To be effective, condoms must be used from the start of sex to the very end as STIs can be transmitted via pre-ejaculate. Always use a new, lubricated condom every time you have sex.
Check the use-by date and open the packet, being careful not to tear the condom with fingernails, jewellery or teeth. If you need extra lubricant, use only water-based lubricants. Other lubricants can damage the condom. Condoms provide some protection against these STIs, but not full protection as they do not cover the entire genital skin area. A condom may break, particularly if it has not been stored properly or the right lubricant has not been used.
This is why you should always use water-based lubricant. Oil-based lubricants are associated with condom breakage and should not be used. Do not expose a condom to prolonged heat. Be STI free by getting tested for common infections and having treatment if necessary, especially if you have a new partner. Avoid sexual contact until the doctor or nurse tells you that you are no longer infectious and until both you and you partner have been treated.
Communicate with your sexual partner about what you want and enjoy sexually. Be aware that drugs and alcohol may affect your ability to make good decisions. Use other types of contraception in addition to a condom to avoid unplanned pregnancy.
High-risk or unsafe sexual activities Unsafe sex outside of a monogamous relationship increases your risk of getting a STI. Practicing safe sex implies that one of us has an STI. Practicing safe sex implies that one of us is an intravenous-drug user. Taking the pill means I practice safe sex. Condoms ruin the feel of sex. Buying condoms is embarrassing. If you find condoms reduce the pleasure that you or your partner experience, drop a bit of water-based lubricant in the tip of the condom for extra feeling and sensitivity.
Learn how to use condoms. Involve condoms in foreplay. If you feel too embarrassed to buy condoms in a pharmacy or supermarket, buy them from vending machines in some public toilets, from mail-order sites or grab a handful from a community health centre or sexual health centre.
Hormonal contraceptives, such as the oral contraceptive pill, only provide protection against unplanned pregnancy. They provide no protection against STIs. Prioritise your sexual health — it is important.
Educate yourself about STIs. Anyone who has sex is at risk. Be mature about STIs and reassure yourself and your partner that an STI is not a moral judgement of character, but an infection like any other. Have STI tests if you are in a relationship and you want to have sex without a condom. Both partners should be tested. Think of STI testing as a sign of respect for each other. Consider taking the emergency contraceptive pill within 72 hours is best, but it can be taken with hours of unprotected sex or a broken condom if no other form of contraception was used see your GP promptly to be tested for STIs consider post-exposure prophylaxis PEP to prevent HIV, if you are a man who has had unprotected anal intercourse with another man.
Call the PEP line to assess whether you require post-exposure prophylaxis. At each yearly check-up, discuss your lifestyle changes and decide if your birth control option is still the right one for you. Also, if your birth control is causing unwanted side effects such as dizziness or decreased sex drive , work with your doctor to find a birth control option that works better.
By the time you find out you have the STI, you may have unknowingly shared it with someone. Likewise, a partner may unknowingly share an STI with you. Your general practitioner can conduct the test. It might seem like trite advice, but the best way to prevent pregnancy and lower your risk for getting an STI is to use barrier protection correctly every time you have a sexual encounter. Male condoms are the most common form of protection. If your partner does not want to use a male condom, you can use a female condom.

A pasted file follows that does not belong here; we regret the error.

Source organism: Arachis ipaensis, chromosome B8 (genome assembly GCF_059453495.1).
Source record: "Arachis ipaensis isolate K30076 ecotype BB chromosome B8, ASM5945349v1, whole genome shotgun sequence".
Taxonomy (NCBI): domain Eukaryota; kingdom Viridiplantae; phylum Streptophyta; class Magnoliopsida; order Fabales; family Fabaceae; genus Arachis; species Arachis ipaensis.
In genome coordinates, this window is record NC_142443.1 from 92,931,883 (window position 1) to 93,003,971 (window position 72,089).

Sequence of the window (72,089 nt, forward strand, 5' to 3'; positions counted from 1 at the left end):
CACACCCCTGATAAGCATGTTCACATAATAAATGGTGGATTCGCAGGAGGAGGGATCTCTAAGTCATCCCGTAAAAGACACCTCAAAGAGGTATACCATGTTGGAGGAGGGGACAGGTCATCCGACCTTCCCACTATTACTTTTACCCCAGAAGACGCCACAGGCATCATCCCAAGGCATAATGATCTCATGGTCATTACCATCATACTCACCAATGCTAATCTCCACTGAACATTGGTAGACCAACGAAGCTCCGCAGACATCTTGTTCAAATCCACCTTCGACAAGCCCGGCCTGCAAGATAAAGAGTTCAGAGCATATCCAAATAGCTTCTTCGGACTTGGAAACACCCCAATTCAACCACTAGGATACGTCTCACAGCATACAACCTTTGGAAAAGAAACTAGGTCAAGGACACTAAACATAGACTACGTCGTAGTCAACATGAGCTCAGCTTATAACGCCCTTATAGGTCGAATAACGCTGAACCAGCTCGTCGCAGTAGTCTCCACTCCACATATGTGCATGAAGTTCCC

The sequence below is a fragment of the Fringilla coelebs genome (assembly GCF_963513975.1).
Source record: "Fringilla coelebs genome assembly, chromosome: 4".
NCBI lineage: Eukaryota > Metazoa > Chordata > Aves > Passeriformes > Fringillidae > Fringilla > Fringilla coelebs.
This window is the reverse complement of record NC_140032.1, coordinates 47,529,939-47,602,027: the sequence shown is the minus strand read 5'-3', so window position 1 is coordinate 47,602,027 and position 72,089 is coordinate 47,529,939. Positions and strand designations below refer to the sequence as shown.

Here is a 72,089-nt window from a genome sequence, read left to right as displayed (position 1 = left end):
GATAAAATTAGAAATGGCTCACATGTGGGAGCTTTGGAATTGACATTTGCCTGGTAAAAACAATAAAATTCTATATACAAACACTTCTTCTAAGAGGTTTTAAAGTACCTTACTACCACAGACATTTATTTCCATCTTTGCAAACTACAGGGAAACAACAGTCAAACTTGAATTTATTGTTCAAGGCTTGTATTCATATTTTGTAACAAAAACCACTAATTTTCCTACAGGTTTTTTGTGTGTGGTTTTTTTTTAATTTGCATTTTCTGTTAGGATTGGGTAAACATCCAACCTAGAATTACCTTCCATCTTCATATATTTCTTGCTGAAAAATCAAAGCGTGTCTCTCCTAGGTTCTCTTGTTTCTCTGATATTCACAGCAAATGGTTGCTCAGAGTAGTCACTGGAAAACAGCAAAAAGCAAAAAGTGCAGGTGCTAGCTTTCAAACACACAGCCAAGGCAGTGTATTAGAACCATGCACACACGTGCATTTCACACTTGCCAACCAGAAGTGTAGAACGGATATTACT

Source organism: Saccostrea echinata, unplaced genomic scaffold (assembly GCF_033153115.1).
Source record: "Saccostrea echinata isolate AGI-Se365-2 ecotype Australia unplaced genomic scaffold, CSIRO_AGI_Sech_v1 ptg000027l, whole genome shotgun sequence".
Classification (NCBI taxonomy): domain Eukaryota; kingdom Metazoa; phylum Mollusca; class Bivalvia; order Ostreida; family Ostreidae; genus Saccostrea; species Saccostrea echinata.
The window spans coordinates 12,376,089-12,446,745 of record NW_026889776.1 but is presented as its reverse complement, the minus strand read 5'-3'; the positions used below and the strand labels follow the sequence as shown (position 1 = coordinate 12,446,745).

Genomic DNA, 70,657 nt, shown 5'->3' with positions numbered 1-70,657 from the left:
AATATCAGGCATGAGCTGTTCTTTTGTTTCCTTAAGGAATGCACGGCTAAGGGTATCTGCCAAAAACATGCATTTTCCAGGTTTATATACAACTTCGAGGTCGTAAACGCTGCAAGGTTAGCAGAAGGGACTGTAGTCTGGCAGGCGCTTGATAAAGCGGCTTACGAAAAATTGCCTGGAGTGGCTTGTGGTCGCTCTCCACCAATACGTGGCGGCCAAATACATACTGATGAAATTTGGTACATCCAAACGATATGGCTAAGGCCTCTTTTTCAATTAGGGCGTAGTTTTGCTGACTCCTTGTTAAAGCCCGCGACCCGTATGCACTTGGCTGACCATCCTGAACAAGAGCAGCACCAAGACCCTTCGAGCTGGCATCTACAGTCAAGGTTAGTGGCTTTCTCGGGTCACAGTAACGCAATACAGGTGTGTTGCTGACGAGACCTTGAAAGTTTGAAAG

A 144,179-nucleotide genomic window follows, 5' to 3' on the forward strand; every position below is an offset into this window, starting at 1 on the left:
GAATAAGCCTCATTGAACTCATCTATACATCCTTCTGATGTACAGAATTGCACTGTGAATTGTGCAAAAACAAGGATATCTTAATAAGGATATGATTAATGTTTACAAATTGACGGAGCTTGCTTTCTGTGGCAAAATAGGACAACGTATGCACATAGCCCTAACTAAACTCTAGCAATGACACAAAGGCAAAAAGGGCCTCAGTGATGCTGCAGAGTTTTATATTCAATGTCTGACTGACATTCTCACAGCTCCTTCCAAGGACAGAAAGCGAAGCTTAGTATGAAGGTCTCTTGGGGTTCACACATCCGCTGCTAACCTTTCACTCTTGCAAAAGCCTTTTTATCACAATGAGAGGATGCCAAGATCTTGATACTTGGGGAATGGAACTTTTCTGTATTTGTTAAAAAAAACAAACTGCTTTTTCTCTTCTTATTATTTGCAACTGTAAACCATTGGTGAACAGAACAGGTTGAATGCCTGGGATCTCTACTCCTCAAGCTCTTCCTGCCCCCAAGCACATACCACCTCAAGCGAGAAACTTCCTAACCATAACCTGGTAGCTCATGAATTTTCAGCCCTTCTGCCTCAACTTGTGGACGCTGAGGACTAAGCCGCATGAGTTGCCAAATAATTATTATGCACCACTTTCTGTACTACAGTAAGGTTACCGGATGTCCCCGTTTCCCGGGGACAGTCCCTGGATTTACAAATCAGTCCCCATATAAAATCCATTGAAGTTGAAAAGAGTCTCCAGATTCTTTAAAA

More is not better—using both a male and female condom can cause one or both to break. Also, natural condoms, often made from lambskin, can prevent pregnancy, but they do not protect against HIV or other STIs. You can purchase condoms at most any pharmacy or mass-market retailer. Be honest about your sexual past, your preferences, and your decision to practice safe sex. This way, you and your partner can communicate openly.
Also, discussing your past opens up the path to talk about testing for STIs. You can contract STIs from vaginal, anal, and oral sex. Share this decision with any partners, too, as a way to keep yourself accountable. This fact is simple: The more people you are sexually involved with, the more likely you are to get an STI or to get pregnant. Limit your number of sexual partners. Each new partner brings a history of other sexual partners, sexual encounters, and potential infections.
Apart from abstinence, the best way to prevent contracting an STI is to be part of a long-term, one-partner relationship. As long as the two of you remain faithful to one another, you may reach a point in your relationship where you decide to have sex without barrier protection. However, this pact only works if both of you remain monogamous.
If your partner begins having sexual encounters outside your relationship, you may contract STIs without knowing it. You can only get pregnant from vaginal sex, of course, but you can contract an STI from vaginal, anal, and oral sex.
For that reason, protection is a must at any sexual encounter. Male condoms can also prevent sharing an STI during anal sex. Both female and male condoms are good for vaginal sex, but do not use them together. These products can remove normal, healthy bacteria—bacteria that could actually help prevent an infection. If you use these washes frequently, you increase your risk of getting an STI.
Use a lubricant when you have sex. Condoms can tear or rip if you or your partner is not properly lubricated. Lubricants can also prevent skin tearing during sex.
Open skin is an avenue for sharing STIs. Use water- or silicone-based lubricants, not oil-based lubricants. Oil-based lubricants can actually increase the risk of a condom tearing. You and your partner may turn to sex toys as a way to add interest to your relationship.
These devices cannot get you pregnant, but they can still spread STIs and other infections. Wash and sterilize any sex toys between uses. You can also use latex condoms on sex toys. Read the directions that come with the device to learn the best way to clean it. Different materials require different cleaning methods.
Safe sexual practices keep you and your partner healthy.